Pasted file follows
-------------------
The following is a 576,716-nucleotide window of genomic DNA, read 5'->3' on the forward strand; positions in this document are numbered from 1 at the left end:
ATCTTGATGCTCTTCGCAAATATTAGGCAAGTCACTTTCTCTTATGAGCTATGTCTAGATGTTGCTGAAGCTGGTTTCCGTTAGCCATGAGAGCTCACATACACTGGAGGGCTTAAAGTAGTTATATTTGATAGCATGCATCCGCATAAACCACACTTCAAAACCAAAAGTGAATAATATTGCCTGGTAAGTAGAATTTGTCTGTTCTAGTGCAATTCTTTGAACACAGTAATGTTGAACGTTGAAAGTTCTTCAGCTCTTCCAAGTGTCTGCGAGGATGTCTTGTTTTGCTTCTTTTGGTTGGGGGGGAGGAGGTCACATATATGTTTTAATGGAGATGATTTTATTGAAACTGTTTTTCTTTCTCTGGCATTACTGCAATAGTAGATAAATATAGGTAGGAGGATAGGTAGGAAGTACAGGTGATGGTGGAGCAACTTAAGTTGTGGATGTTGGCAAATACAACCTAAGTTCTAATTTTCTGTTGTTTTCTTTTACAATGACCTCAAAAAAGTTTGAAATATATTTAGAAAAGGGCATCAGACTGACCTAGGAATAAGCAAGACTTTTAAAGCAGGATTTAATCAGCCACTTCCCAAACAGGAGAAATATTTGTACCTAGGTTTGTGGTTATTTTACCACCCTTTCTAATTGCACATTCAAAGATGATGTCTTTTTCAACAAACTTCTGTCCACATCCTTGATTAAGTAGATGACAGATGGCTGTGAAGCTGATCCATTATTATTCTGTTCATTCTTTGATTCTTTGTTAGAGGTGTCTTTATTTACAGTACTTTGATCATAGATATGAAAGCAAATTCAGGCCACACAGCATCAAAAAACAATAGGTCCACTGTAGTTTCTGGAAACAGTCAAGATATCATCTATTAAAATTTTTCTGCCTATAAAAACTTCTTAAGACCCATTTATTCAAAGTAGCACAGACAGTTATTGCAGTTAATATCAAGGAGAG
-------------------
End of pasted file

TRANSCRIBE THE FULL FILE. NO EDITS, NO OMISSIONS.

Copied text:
The following is a 576,716-nucleotide window of genomic DNA, read 5'->3' on the forward strand; positions in this document are numbered from 1 at the left end:
ATCTTGATGCTCTTCGCAAATATTAGGCAAGTCACTTTCTCTTATGAGCTATGTCTAGATGTTGCTGAAGCTGGTTTCCGTTAGCCATGAGAGCTCACATACACTGGAGGGCTTAAAGTAGTTATATTTGATAGCATGCATCCGCATAAACCACACTTCAAAACCAAAAGTGAATAATATTGCCTGGTAAGTAGAATTTGTCTGTTCTAGTGCAATTCTTTGAACACAGTAATGTTGAACGTTGAAAGTTCTTCAGCTCTTCCAAGTGTCTGCGAGGATGTCTTGTTTTGCTTCTTTTGGTTGGGGGGGAGGAGGTCACATATATGTTTTAATGGAGATGATTTTATTGAAACTGTTTTTCTTTCTCTGGCATTACTGCAATAGTAGATAAATATAGGTAGGAGGATAGGTAGGAAGTACAGGTGATGGTGGAGCAACTTAAGTTGTGGATGTTGGCAAATACAACCTAAGTTCTAATTTTCTGTTGTTTTCTTTTACAATGACCTCAAAAAAGTTTGAAATATATTTAGAAAAGGGCATCAGACTGACCTAGGAATAAGCAAGACTTTTAAAGCAGGATTTAATCAGCCACTTCCCAAACAGGAGAAATATTTGTACCTAGGTTTGTGGTTATTTTACCACCCTTTCTAATTGCACATTCAAAGATGATGTCTTTTTCAACAAACTTCTGTCCACATCCTTGATTAAGTAGATGACAGATGGCTGTGAAGCTGATCCATTATTATTCTGTTCATTCTTTGATTCTTTGTTAGAGGTGTCTTTATTTACAGTACTTTGATCATAGATATGAAAGCAAATTCAGGCCACACAGCATCAAAAAACAATAGGTCCACTGTAGTTTCTGGAAACAGTCAAGATATCATCTATTAAAATTTTTCTGCCTATAAAAACTTCTTAAGACCCATTTATTCAAAGTAGCACAGACAGTTATTGCAGTTAATATCAAGGAGAG